The Future Library Project: Atwood the First to Contribute!

Maybe you haven’t heard of this project yet.Katie Paterson,an award-winning artist,has set up a plan that will ensure the survival of hard-copy books and forests for the many years to come.Each year,from now on and until 2114,an author will be nominated by literary experts and Paterson herself to create a new work which will be sealed in a special library in Oslo and opened in 2114.Meanwhile some 1000 trees have been planted just outside the capital and are to be preserved for the upcoming 100 years,as they are going to be cut down to provide paper for the printing of these texts,so that they can finally be read by the future generation in 2114.

As you can infer from the title,Margaret Atwood has been selected for year 2014.She does not want to reveal anything from her new book and is very impressed by this project.I share her enthusiasm,even if it is quite depressing to know that I’ll never read all ”Atwoods”! Although she has been nominated solely on the basis of her talent,I think that in regard to her age as well,she is a particularly great choice.Therefore I hope the next authors selected will be more or less in the same age range as Atwood,such as Philip Roth,Alice Munro,A.S Byatt or Toni Morrison.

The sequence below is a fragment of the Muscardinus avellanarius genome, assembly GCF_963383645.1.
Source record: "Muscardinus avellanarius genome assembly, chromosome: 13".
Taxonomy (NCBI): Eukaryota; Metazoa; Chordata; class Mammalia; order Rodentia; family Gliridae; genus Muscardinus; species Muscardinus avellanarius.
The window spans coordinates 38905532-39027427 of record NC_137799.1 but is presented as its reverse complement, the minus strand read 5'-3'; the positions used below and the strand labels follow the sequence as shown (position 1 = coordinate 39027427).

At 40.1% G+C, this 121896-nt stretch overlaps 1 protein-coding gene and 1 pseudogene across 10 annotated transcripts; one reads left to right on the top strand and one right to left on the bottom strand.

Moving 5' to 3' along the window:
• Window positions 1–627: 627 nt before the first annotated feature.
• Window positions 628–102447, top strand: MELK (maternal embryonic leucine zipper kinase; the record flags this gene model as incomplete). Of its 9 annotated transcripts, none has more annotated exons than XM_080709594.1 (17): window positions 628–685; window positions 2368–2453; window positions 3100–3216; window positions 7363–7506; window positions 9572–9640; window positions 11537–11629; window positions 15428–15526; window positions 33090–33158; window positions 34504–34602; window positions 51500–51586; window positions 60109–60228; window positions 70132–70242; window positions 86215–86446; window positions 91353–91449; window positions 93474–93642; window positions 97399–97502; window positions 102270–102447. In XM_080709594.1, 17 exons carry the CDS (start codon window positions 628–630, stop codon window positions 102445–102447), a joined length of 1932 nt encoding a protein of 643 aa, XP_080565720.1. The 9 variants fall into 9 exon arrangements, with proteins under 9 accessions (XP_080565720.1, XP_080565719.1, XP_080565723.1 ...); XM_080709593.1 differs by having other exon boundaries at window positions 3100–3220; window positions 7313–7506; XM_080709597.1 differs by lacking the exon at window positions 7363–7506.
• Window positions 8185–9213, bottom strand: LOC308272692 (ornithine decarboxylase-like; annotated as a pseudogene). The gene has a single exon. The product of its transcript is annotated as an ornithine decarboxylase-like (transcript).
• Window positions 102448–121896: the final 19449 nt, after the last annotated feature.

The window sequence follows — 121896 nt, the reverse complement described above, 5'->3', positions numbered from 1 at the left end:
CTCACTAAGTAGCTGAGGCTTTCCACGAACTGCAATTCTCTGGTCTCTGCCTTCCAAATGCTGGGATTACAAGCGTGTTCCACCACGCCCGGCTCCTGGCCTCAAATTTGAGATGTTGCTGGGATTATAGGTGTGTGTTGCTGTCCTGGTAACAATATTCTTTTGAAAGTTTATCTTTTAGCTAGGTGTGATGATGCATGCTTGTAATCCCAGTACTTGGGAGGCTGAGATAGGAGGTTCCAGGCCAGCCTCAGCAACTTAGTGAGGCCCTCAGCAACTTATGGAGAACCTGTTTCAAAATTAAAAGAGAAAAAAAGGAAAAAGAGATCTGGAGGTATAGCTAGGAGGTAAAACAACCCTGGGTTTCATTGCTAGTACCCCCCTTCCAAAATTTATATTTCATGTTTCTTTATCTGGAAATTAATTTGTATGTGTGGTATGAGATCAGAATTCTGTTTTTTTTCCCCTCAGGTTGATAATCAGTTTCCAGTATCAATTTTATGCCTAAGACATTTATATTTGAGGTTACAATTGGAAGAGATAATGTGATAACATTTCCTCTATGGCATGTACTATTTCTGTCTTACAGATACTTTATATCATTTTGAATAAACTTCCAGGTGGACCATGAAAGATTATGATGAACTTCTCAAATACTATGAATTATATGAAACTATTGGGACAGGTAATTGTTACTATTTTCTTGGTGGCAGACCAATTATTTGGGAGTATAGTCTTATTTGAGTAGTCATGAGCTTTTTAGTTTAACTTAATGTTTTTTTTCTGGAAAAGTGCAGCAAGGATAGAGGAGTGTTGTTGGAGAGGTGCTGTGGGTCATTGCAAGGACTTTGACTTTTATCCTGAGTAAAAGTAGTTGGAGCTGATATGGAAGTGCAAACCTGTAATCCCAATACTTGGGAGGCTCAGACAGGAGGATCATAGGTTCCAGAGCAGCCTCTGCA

The work to be created can be anything,from a short story to an epic.The author is also free to write about anything he or she wants.

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4 thoughts on “The Future Library Project: Atwood the First to Contribute!”

    1. Ah,Harper Lee’s name didn’t come to my mind!
      I doubt she will be selected though; she tacitly went into retirement shortly after writing To Kill a Mockingbird.

      Besides,I doubt she can still write.I read somewhere that she has grown pretty old and is nearly deaf and blind.Writing a novel or even a short story,thus,would be an exhausting task for the lady.It’s sad that she didn’t write anything more….

  1. Wow, this is really exciting news….yes, Atwood must be so very proud of herself! 2114! That’s as close to immortality as you’re ever going to get! Hmm, I was thinking Toni Morrison too…

    Great way to preserve print books, and I like the idea of them planting trees just to print books for the library. Although, it’s kind of sad that the authors won’t live long enough to see the reaction readers have to their work a hundred years on. I guess you just have to be happy with at least having readers read your work…a hundred years on!

    1. Atwood said that the fact that authors won’t be there witness the reception of their works is somehow a boon in itself.Authors are freer to work with experimental themes and styles without fearing what the public might say.In fact their experimental works can as well please the readers of the future!

      But otherwise,you’re spot on! You said exactly what I thought upon learning of this project!

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